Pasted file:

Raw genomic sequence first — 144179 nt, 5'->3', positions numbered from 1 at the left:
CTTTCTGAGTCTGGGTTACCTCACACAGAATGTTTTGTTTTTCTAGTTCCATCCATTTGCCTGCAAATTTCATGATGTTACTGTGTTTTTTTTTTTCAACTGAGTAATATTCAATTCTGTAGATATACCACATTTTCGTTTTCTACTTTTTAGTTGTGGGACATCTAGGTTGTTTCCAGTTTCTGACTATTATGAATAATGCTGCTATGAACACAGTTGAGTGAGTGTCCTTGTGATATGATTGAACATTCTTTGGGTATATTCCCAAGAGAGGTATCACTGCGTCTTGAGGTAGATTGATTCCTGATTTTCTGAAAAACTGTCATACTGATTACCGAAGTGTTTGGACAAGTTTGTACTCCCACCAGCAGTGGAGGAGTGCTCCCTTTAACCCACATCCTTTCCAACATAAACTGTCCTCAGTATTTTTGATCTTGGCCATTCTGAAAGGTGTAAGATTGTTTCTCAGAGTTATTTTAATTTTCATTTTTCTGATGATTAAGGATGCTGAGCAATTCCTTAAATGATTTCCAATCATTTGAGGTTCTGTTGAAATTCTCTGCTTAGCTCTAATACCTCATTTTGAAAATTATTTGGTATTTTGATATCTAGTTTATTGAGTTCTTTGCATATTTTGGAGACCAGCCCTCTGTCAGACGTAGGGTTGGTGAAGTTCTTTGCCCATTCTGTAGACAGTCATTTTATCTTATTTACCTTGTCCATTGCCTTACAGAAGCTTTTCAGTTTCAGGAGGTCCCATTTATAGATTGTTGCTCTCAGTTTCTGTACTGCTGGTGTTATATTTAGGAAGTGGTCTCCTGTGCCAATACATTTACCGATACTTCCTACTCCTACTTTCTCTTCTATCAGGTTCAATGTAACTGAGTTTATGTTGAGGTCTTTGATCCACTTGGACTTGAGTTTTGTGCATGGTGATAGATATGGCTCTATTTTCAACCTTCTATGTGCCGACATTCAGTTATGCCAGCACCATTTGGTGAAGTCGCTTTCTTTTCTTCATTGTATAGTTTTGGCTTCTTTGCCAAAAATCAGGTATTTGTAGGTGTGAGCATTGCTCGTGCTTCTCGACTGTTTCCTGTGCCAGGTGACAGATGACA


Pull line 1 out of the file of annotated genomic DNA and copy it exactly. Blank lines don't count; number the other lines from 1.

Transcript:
Raw genomic sequence first — 144179 nt, 5'->3', positions numbered from 1 at the left: